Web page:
Debretts Peerage

From The Spectator, 30th December 1916

The stately Debretts Peerage, Baronetage, Knightage, and Companionage for 1917, edited by A. G. M. Heselrige (Dean and Sons, 37s. 6d. net), makes its appearance with its accustomed regularity, and, despite the exceptional work entailed by the havoc of war, has been corrected up to December 5th.

The long Roll of Honour given at the outset includes a member of the Royal family, fourteen peers, twenty-one baronets, nine knights, and nine Members of Parliament, besides many sons of peers and other titled persons, and the end is not yet.

The preface gives interesting particulars concerning new peerages and the dormant peerages that have been revived in the past year. In all, the new honours of the year numbered two thousand five hundred and twenty.

Debrett suggests that the new Food Controller should be styled “Chief Larderer”, the title of an ancient office long since forgotten, the holder of which had to provide the Coronation banquet.

Mr. Asquith’s resignation was announced as the editor finished his preface.

Dod’s Peerage for 1917, (Simpkin, Marshall, and Co., 10s. 6d. net), now in its seventy-seventh year, has undergone careful revision, and, wherever we have tested it, is commendably accurate. The alphabetical arrangement of all the titled persons named is very convenient, and the list of titles that are dormant or in abeyance is an interesting feature, especially as the peerage lawyers were never more busy than now in reviving forgotten dignities. Occurrences up to November 20th are noted in the introductory matter, and there is a sadly long list of brave men, formerly mentioned in Dod, who have died on the battlefield.

Who’s Who, 1917 (A. and C. Black, 20s. net) is bulkier, and to that extent more indispensable than ever. There are now over twenty-five thousand biographies in the book, each of which has been revised by the subject. The industrial world is less fully represented than the literary world, but the difficulty of including all the local leaders of commerce and manufacture is no doubt considerable.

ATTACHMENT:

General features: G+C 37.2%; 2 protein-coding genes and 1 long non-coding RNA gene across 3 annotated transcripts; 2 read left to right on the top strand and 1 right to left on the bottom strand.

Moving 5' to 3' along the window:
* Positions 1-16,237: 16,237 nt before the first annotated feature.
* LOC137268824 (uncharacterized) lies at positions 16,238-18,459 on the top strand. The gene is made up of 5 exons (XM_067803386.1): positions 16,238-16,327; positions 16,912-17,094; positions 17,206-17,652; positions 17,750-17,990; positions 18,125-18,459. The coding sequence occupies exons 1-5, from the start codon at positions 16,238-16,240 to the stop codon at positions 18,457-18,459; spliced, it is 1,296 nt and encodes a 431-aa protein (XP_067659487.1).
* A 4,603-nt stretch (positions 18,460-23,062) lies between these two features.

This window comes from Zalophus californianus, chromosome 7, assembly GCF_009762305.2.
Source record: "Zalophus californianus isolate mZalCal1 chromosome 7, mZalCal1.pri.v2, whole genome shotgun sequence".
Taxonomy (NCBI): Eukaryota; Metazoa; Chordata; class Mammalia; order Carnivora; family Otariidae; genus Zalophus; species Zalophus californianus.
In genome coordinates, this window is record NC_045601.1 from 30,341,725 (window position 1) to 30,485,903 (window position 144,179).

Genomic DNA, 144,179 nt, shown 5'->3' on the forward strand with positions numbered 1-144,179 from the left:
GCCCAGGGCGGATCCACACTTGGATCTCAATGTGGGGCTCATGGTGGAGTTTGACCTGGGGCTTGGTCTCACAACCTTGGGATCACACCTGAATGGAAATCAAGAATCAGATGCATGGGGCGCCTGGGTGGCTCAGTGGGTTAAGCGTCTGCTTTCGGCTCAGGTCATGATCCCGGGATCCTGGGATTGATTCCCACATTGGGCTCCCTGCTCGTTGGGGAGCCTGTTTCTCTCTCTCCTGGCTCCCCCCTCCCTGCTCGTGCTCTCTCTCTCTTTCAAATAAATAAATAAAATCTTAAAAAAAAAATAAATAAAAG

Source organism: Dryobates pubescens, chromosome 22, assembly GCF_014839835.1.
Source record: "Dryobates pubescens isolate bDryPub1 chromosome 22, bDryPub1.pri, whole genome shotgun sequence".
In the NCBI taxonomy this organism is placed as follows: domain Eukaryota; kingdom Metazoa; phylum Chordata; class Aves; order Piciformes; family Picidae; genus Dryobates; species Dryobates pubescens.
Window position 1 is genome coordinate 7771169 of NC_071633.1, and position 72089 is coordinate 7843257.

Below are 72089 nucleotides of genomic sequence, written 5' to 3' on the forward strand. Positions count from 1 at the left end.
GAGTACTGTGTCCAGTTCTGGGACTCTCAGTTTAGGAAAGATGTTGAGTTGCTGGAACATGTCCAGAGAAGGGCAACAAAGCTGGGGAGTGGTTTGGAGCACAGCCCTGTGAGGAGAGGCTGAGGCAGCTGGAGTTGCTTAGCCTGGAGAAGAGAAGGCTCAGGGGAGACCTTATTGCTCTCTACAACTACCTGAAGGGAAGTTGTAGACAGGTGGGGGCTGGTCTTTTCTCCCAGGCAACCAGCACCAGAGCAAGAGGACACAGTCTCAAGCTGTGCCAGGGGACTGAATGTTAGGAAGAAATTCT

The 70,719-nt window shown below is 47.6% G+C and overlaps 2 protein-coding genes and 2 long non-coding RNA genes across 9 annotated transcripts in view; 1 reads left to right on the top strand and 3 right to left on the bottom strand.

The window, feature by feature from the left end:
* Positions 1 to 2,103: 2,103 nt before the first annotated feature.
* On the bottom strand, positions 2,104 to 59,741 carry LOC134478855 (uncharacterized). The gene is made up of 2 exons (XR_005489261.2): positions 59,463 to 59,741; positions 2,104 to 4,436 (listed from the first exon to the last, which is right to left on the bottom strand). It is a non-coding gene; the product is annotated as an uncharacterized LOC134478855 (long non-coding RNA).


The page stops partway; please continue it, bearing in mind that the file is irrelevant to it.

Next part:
Who’s Who Year-Book, 1917 (same publishers, 1s. net) is the necessary supplement to the larger work, as it contains lists of Members of Parliament, officials, members of Societies, and so forth, with, as a new feature, a list of living V.C.’s. It is a valuable little handbook in itself.

The Writers’ and Artists’ Year-Book, 1917 (same publishers, 1s. 6d. net) is, to the professions concerned, without a rival, and has been revised with care for the new year.

The Churchman’s Year-Book and Encyclopaedia, 1917 (Mowbray and Co., 1s. 6d. net) is now in its ninth year, so that its usefulness has been fully appreciated. It is divided into three parts: biographies of well-known Churchmen, general information on Church matters arranged alphabetically, and tabulated notes on church services in London and the provinces, indicating the ritual observed at each church. It contains in a small compass a great deal of matter which one would not find so easily elsewhere.